Sylvester Stallone is one of the most popular action stars of all time, with other notable successes in the realms of drama and comedy, but which of his franchises is truly the best, and how do they rank against one another? From the award-winning heights of Rocky to the over-the-top action of The Expendables, Stallone has led some of the most notable films of the past few decades. Of course, as is true of any star, some of his cinematic ventures have been more successful than others.
Though he’s best known for his franchise work, many of Stallone’s most notable movies never got sequels. Action classics like Tango & Cash, Cobra, Cliffhanger, The Specialist, and Demolition Man were all one-offs, with Stallone never returning to reprise iconic characters like Marion Cobretti. Stallone accrued a massive fanbase in large part because of his many different movies and characters, but he’s still perhaps best remembered for the films that begat sequels and eventually spawned franchises.
Hollywood stars are often made on the merits of the series they lead. It’s a trend that’s still seen in the modern era, like with Vin Diesel in Fast and Furious and The Chronicles of Riddick, or Robert Downey Jr. with Sherlock Holmes and the MCU. No matter how many one-off films Stallone makes, his fame is similarly still due to his most prolific characters. With that in mind, here’s every Sylvester Stallone franchise ranked from worst to best.
4. Escape Plan
The Escape Plan franchise started off well enough, with a 2013 film that saw Stallone team up on screen with long time friend and cinematic rival Arnold Schwarzenegger. The story of a security expert, played by Stallone, having to escape from a prison of near impenetrability was compelling, and while the first Escape Plan didn’t do anything new in the genre, it was fun enough to find significant box office success abroad. Escape Plan currently holds a 50% rating on Rotten Tomatoes – a testament to its overall mediocrity but occasional moments of action-packed excitement.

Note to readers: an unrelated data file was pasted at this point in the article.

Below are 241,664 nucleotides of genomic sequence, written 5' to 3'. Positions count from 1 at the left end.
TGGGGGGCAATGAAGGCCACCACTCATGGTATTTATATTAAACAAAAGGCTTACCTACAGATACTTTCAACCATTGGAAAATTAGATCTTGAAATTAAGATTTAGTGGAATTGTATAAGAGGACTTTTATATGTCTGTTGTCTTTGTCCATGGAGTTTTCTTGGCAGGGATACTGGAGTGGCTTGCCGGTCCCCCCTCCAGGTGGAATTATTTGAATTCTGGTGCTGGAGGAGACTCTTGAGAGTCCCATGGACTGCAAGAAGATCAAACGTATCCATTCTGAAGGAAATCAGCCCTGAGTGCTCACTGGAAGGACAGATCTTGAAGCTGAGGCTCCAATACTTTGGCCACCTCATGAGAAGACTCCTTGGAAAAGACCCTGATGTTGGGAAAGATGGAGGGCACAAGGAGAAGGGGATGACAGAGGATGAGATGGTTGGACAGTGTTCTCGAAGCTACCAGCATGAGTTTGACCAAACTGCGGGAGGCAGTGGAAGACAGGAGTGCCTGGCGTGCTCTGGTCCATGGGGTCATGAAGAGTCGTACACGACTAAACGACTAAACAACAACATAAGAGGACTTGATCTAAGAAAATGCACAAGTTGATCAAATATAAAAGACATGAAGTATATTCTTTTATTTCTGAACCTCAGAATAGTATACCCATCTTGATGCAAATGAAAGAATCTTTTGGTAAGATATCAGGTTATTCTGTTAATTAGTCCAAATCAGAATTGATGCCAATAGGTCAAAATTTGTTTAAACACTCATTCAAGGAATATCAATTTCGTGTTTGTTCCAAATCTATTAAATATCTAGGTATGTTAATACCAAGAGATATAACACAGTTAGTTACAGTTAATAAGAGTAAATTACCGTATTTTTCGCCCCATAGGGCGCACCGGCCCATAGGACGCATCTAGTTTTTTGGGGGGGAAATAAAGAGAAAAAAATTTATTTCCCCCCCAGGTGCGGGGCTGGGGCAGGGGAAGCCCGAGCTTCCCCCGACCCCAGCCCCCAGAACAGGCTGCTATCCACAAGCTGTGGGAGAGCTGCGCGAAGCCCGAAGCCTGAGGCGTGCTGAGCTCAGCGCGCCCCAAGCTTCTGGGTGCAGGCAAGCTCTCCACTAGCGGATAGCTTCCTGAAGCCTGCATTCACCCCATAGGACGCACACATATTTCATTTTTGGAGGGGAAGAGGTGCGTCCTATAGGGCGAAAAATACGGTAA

Unfortunately, rather than build on that initial premise, the two following films plummeted in overall quality. Escape Plan 2: Hades was produced on a budget of just $20 million – less than half of the previous film – and only released theatrically in select international markets, going straight to video in the U.S. That may have been the right call, as the film ended up being brutally panned by critics, earning an 8% rating on Rotten Tomatoes and a description from Stallone himself as being the “most horribly produced film I have ever had the misfortune to be in.” Curtis “50 Cent” Jackson and Dave Bautista, a repeat movie co-star with Stallone, do their best to help carry the load in both Escape Plan 2 and the third film, Escape Plan: The Extractors, which was produced for just $3.6 million, but to no avail. While it’s not entirely devoid of entertainment value, the Escape Plan franchise is little more than a shadow of the films that first made Stallone famous.